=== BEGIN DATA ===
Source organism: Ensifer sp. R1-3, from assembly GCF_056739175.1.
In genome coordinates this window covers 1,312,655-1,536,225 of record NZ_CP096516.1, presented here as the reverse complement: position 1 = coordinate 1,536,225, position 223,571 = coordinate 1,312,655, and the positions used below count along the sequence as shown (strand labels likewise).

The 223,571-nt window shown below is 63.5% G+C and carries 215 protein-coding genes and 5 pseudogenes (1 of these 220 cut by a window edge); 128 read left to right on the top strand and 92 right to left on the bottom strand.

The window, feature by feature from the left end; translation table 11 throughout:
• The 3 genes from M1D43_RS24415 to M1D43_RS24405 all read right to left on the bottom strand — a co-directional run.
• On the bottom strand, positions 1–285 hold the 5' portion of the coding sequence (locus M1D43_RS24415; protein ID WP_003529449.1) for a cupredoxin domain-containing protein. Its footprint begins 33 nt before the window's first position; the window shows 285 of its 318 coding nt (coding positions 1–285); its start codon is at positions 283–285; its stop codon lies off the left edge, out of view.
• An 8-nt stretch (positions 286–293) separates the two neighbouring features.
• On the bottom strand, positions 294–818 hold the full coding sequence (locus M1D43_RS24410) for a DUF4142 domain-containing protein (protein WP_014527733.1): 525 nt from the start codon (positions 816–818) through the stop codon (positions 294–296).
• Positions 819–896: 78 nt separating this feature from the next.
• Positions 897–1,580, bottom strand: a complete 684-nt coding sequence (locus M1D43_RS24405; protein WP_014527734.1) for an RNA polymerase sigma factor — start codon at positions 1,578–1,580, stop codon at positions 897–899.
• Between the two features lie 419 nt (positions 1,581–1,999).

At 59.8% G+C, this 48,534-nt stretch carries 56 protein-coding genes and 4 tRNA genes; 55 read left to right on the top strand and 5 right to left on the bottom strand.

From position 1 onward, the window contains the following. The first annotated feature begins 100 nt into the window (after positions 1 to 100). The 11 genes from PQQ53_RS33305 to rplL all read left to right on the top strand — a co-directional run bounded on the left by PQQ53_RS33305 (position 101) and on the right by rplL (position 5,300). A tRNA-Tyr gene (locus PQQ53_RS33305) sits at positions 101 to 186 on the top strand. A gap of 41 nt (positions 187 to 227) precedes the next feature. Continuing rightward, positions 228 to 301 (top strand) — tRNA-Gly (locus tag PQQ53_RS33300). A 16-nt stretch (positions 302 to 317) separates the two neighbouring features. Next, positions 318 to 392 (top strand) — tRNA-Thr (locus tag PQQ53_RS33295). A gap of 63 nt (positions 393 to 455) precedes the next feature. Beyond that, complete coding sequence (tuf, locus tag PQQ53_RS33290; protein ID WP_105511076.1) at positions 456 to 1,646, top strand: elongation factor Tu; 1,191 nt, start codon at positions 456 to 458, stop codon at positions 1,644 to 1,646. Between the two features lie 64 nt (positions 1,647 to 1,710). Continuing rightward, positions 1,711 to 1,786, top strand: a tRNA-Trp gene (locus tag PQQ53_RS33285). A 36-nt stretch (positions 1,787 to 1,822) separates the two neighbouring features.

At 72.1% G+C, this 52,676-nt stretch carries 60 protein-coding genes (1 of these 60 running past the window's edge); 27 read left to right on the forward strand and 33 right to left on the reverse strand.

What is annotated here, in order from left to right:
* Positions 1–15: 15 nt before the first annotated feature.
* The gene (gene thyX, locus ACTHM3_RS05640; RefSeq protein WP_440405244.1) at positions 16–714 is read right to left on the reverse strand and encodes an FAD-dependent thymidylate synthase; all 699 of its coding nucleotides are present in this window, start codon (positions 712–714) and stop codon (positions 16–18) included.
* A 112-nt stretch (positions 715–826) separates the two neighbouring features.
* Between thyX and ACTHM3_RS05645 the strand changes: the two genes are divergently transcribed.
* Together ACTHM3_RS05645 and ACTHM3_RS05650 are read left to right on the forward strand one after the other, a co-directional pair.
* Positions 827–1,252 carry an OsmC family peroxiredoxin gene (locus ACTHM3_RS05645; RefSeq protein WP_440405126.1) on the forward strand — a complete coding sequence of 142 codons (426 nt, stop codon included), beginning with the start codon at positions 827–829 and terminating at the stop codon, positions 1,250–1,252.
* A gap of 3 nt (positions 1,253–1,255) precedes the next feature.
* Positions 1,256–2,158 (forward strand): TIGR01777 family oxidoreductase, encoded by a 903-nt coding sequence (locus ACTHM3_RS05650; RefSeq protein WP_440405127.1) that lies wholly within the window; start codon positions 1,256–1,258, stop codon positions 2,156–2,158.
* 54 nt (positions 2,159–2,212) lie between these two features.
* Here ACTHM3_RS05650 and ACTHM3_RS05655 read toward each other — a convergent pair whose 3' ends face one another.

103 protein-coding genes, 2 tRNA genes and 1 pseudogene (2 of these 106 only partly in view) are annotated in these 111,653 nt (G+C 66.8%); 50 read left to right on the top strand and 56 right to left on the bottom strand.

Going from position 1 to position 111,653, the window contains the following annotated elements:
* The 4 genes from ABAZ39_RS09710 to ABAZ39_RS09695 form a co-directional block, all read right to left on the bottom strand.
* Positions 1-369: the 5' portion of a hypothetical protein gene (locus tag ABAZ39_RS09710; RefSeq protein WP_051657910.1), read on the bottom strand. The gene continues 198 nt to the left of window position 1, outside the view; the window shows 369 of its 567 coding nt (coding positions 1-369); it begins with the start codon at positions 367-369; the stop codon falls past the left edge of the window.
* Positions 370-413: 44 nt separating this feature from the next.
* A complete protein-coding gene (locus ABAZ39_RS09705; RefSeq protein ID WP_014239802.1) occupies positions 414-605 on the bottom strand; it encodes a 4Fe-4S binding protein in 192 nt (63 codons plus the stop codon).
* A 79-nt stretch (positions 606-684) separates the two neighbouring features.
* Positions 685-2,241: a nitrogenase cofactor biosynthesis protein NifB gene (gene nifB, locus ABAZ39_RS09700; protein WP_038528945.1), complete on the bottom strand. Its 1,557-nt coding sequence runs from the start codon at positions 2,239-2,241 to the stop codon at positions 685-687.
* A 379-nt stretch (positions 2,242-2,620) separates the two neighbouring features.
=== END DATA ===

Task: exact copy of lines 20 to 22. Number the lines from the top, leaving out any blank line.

* Together ACTHM3_RS05645 and ACTHM3_RS05650 are read left to right on the forward strand one after the other, a co-directional pair.
* Positions 827–1,252 carry an OsmC family peroxiredoxin gene (locus ACTHM3_RS05645; RefSeq protein WP_440405126.1) on the forward strand — a complete coding sequence of 142 codons (426 nt, stop codon included), beginning with the start codon at positions 827–829 and terminating at the stop codon, positions 1,250–1,252.
* A gap of 3 nt (positions 1,253–1,255) precedes the next feature.